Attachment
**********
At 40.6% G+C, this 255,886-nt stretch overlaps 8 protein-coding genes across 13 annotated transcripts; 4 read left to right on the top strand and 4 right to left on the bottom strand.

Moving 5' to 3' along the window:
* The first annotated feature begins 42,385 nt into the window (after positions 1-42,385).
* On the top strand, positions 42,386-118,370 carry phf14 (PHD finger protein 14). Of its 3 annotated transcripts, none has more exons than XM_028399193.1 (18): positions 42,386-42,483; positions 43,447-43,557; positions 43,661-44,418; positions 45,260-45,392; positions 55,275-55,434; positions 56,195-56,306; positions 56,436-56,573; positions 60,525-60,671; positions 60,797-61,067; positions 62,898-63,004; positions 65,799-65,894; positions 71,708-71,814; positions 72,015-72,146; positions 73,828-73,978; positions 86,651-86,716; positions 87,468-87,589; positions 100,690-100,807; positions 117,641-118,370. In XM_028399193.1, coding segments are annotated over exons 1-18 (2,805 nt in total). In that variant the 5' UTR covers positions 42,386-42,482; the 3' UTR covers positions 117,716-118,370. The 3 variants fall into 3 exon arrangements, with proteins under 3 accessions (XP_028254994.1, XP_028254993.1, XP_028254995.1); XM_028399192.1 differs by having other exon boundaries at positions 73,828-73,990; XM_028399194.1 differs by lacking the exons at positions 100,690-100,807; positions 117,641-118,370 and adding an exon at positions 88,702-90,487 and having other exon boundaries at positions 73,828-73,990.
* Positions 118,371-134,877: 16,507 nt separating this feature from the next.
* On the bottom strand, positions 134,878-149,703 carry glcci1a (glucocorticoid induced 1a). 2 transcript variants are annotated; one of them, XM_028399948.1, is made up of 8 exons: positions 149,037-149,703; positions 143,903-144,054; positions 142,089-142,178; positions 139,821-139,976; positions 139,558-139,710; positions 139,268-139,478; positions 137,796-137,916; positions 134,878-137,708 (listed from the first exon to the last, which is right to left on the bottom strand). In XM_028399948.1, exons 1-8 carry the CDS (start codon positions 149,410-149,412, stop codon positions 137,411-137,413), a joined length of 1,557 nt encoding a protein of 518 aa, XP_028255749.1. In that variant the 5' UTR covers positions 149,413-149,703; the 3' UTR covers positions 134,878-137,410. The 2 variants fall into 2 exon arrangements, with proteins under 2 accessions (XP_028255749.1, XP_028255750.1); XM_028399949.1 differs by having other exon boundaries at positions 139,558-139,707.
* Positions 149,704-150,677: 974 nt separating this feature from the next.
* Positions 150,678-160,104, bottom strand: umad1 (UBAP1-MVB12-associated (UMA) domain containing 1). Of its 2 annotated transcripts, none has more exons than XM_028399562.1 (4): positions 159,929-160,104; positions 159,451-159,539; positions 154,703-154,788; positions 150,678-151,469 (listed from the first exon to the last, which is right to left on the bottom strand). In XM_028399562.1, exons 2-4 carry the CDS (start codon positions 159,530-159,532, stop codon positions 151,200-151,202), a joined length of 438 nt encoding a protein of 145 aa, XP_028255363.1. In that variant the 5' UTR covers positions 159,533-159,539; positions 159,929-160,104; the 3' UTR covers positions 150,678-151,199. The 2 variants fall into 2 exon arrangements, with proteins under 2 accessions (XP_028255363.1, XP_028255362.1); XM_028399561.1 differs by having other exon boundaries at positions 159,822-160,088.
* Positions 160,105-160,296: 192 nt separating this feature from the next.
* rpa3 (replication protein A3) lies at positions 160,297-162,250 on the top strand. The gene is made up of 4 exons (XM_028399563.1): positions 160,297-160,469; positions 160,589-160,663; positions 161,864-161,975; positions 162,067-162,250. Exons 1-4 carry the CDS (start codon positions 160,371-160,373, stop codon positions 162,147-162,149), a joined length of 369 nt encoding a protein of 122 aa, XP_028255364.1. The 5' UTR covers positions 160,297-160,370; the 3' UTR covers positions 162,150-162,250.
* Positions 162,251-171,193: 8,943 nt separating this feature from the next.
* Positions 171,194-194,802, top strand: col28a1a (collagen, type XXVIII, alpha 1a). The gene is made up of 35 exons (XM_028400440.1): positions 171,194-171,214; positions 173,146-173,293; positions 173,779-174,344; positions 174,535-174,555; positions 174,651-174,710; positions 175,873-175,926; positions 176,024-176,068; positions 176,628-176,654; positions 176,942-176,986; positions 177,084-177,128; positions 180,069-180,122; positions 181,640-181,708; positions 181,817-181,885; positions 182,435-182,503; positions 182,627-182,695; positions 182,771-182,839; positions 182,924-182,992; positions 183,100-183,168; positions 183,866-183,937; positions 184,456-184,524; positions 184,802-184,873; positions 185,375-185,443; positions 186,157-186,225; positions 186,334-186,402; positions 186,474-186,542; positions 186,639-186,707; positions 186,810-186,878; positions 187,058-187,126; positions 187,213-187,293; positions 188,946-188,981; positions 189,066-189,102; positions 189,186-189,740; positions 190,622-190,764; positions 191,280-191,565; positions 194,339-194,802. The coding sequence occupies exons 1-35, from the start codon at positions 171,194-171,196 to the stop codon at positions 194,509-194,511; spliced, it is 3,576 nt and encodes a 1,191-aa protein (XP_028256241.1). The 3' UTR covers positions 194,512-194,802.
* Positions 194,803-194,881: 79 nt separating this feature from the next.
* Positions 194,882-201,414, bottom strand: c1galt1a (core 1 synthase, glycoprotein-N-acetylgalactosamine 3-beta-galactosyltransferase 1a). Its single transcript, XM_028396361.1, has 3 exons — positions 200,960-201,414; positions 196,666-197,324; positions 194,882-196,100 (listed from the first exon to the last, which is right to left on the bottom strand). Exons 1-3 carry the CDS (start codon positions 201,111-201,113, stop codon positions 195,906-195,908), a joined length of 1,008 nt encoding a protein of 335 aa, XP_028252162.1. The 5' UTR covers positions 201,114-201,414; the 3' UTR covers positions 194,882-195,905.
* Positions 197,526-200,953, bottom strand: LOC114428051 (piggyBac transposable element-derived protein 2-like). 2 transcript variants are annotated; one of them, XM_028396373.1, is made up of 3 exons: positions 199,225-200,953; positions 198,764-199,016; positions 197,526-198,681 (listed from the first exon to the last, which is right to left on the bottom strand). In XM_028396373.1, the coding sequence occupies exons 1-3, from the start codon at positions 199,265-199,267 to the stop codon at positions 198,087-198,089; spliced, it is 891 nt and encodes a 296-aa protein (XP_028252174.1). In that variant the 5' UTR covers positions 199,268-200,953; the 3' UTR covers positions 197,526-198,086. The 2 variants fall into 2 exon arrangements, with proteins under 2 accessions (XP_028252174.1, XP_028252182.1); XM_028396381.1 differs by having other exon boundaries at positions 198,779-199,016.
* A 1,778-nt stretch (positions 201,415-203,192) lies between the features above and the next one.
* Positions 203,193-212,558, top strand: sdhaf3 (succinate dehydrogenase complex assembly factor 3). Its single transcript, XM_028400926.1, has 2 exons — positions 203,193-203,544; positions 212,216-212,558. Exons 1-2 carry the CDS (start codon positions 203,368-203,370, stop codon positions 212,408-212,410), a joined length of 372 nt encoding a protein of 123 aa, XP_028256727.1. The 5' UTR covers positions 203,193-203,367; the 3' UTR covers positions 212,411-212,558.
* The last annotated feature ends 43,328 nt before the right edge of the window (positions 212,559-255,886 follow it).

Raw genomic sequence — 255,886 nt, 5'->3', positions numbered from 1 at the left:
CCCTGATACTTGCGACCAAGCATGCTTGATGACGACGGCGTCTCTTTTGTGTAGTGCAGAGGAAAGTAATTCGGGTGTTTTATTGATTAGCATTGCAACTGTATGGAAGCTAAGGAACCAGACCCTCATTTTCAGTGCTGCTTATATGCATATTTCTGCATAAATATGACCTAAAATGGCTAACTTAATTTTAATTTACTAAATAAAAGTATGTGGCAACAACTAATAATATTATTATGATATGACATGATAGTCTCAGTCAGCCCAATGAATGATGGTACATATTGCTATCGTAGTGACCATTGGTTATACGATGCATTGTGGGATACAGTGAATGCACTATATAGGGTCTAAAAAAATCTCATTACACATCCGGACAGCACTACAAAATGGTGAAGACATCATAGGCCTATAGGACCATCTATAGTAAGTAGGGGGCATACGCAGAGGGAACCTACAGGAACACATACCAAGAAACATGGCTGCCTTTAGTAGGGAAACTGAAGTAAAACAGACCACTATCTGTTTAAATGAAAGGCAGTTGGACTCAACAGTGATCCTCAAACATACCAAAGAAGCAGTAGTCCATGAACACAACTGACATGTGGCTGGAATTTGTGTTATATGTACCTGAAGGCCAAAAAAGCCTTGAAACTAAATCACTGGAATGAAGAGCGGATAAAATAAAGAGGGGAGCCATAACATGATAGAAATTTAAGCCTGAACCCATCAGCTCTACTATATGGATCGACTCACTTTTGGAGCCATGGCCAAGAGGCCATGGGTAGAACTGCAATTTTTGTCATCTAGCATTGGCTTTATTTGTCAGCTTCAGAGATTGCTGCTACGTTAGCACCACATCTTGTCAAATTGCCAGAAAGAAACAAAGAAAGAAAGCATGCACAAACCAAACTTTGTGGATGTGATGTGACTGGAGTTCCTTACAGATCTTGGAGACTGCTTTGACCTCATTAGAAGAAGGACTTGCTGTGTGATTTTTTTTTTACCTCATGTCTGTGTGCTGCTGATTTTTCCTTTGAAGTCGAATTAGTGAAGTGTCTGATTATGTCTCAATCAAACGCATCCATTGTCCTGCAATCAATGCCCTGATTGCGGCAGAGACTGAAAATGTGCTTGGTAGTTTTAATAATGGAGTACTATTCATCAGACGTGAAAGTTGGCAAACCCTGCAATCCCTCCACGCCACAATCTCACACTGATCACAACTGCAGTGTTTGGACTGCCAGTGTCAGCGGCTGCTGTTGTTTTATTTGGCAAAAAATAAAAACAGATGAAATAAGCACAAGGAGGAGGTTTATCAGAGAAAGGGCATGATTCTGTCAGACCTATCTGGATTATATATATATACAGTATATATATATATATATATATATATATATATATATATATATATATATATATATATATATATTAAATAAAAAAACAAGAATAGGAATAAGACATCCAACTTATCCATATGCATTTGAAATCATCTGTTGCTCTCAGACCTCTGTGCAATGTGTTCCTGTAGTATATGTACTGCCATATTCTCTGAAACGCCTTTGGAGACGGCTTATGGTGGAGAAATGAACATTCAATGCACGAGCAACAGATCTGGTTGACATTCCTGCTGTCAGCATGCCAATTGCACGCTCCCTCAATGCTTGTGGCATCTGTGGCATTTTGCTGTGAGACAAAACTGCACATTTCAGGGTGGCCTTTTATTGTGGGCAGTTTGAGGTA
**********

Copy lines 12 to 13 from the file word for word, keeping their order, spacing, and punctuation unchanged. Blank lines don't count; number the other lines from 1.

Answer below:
* Positions 171,194-194,802, top strand: col28a1a (collagen, type XXVIII, alpha 1a). The gene is made up of 35 exons (XM_028400440.1): positions 171,194-171,214; positions 173,146-173,293; positions 173,779-174,344; positions 174,535-174,555; positions 174,651-174,710; positions 175,873-175,926; positions 176,024-176,068; positions 176,628-176,654; positions 176,942-176,986; positions 177,084-177,128; positions 180,069-180,122; positions 181,640-181,708; positions 181,817-181,885; positions 182,435-182,503; positions 182,627-182,695; positions 182,771-182,839; positions 182,924-182,992; positions 183,100-183,168; positions 183,866-183,937; positions 184,456-184,524; positions 184,802-184,873; positions 185,375-185,443; positions 186,157-186,225; positions 186,334-186,402; positions 186,474-186,542; positions 186,639-186,707; positions 186,810-186,878; positions 187,058-187,126; positions 187,213-187,293; positions 188,946-188,981; positions 189,066-189,102; positions 189,186-189,740; positions 190,622-190,764; positions 191,280-191,565; positions 194,339-194,802. The coding sequence occupies exons 1-35, from the start codon at positions 171,194-171,196 to the stop codon at positions 194,509-194,511; spliced, it is 3,576 nt and encodes a 1,191-aa protein (XP_028256241.1). The 3' UTR covers positions 194,512-194,802.
* Positions 194,803-194,881: 79 nt separating this feature from the next.